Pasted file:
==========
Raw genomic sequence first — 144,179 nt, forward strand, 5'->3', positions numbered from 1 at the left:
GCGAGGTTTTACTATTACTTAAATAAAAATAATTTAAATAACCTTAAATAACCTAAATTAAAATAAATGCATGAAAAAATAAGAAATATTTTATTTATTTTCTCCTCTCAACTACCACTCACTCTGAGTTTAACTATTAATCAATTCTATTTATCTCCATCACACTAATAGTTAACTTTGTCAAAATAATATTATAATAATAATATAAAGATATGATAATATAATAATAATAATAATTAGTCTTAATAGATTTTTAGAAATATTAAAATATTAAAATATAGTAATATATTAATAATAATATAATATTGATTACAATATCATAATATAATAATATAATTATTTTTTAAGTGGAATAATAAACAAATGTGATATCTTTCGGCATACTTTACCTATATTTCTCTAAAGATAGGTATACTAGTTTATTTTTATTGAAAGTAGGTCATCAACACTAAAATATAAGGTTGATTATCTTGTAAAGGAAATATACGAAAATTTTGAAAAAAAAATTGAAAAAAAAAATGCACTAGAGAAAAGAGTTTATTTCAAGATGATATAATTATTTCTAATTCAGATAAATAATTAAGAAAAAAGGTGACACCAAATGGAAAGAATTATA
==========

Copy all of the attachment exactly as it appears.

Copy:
Raw genomic sequence first — 144,179 nt, forward strand, 5'->3', positions numbered from 1 at the left:
GCGAGGTTTTACTATTACTTAAATAAAAATAATTTAAATAACCTTAAATAACCTAAATTAAAATAAATGCATGAAAAAATAAGAAATATTTTATTTATTTTCTCCTCTCAACTACCACTCACTCTGAGTTTAACTATTAATCAATTCTATTTATCTCCATCACACTAATAGTTAACTTTGTCAAAATAATATTATAATAATAATATAAAGATATGATAATATAATAATAATAATAATTAGTCTTAATAGATTTTTAGAAATATTAAAATATTAAAATATAGTAATATATTAATAATAATATAATATTGATTACAATATCATAATATAATAATATAATTATTTTTTAAGTGGAATAATAAACAAATGTGATATCTTTCGGCATACTTTACCTATATTTCTCTAAAGATAGGTATACTAGTTTATTTTTATTGAAAGTAGGTCATCAACACTAAAATATAAGGTTGATTATCTTGTAAAGGAAATATACGAAAATTTTGAAAAAAAAATTGAAAAAAAAAATGCACTAGAGAAAAGAGTTTATTTCAAGATGATATAATTATTTCTAATTCAGATAAATAATTAAGAAAAAAGGTGACACCAAATGGAAAGAATTATA